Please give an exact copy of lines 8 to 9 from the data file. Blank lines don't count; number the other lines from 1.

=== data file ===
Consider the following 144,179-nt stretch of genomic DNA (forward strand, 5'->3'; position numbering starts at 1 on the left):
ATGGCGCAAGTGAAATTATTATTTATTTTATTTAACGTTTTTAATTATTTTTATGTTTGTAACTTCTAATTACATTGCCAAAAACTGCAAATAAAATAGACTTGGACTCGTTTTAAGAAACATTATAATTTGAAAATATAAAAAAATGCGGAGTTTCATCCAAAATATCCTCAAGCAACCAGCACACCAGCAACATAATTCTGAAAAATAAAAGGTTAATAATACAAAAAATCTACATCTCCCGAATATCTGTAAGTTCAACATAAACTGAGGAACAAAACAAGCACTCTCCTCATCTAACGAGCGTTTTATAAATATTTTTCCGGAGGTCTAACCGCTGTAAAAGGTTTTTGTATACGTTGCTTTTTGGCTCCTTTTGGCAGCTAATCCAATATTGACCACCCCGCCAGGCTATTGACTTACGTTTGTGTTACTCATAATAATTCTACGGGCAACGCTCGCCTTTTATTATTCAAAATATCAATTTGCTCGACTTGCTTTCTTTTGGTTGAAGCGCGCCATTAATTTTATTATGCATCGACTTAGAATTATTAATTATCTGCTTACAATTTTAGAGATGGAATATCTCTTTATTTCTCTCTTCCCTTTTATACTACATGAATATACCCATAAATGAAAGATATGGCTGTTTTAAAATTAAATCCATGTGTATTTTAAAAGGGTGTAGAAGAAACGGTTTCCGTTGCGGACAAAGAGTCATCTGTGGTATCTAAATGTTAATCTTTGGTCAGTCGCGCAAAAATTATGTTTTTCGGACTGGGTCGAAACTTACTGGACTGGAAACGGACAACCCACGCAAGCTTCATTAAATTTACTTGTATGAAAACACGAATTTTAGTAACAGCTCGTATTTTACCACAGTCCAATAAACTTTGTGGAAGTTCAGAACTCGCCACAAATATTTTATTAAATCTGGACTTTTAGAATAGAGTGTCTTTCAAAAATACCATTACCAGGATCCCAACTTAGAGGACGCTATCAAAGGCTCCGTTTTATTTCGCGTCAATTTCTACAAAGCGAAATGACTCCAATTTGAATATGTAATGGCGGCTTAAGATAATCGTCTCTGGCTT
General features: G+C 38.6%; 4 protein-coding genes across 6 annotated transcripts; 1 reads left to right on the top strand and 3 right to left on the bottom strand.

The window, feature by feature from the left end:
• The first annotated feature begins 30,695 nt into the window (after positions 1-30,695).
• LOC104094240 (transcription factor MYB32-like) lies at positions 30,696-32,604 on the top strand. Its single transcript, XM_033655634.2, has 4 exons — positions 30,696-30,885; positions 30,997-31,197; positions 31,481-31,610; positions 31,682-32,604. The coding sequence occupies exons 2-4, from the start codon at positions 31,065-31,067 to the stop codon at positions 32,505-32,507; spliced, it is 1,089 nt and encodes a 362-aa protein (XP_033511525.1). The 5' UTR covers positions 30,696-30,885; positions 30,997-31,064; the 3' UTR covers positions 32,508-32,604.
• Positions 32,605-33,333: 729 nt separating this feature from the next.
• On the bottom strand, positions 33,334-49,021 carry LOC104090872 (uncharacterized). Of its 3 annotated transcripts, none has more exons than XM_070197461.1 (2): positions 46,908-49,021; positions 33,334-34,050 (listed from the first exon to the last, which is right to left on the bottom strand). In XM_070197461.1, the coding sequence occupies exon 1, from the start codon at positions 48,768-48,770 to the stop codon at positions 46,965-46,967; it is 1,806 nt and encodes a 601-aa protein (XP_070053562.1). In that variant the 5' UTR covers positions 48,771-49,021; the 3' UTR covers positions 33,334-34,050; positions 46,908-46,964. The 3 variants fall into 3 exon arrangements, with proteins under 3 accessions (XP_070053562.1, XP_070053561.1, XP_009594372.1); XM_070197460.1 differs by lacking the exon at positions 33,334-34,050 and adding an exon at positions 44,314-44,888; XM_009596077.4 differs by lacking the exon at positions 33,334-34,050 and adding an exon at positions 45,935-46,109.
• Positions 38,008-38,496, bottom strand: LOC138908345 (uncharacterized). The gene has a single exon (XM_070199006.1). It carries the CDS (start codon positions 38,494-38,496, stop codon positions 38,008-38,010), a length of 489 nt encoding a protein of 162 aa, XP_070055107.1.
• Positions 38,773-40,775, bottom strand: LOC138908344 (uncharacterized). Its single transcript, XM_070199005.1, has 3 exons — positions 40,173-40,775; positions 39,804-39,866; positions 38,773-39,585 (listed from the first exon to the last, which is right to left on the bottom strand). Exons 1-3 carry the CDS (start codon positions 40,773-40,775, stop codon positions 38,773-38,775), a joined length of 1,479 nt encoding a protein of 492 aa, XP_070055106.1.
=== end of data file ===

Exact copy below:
• On the bottom strand, positions 33,334-49,021 carry LOC104090872 (uncharacterized). Of its 3 annotated transcripts, none has more exons than XM_070197461.1 (2): positions 46,908-49,021; positions 33,334-34,050 (listed from the first exon to the last, which is right to left on the bottom strand). In XM_070197461.1, the coding sequence occupies exon 1, from the start codon at positions 48,768-48,770 to the stop codon at positions 46,965-46,967; it is 1,806 nt and encodes a 601-aa protein (XP_070053562.1). In that variant the 5' UTR covers positions 48,771-49,021; the 3' UTR covers positions 33,334-34,050; positions 46,908-46,964. The 3 variants fall into 3 exon arrangements, with proteins under 3 accessions (XP_070053562.1, XP_070053561.1, XP_009594372.1); XM_070197460.1 differs by lacking the exon at positions 33,334-34,050 and adding an exon at positions 44,314-44,888; XM_009596077.4 differs by lacking the exon at positions 33,334-34,050 and adding an exon at positions 45,935-46,109.
• Positions 38,008-38,496, bottom strand: LOC138908345 (uncharacterized). The gene has a single exon (XM_070199006.1). It carries the CDS (start codon positions 38,494-38,496, stop codon positions 38,008-38,010), a length of 489 nt encoding a protein of 162 aa, XP_070055107.1.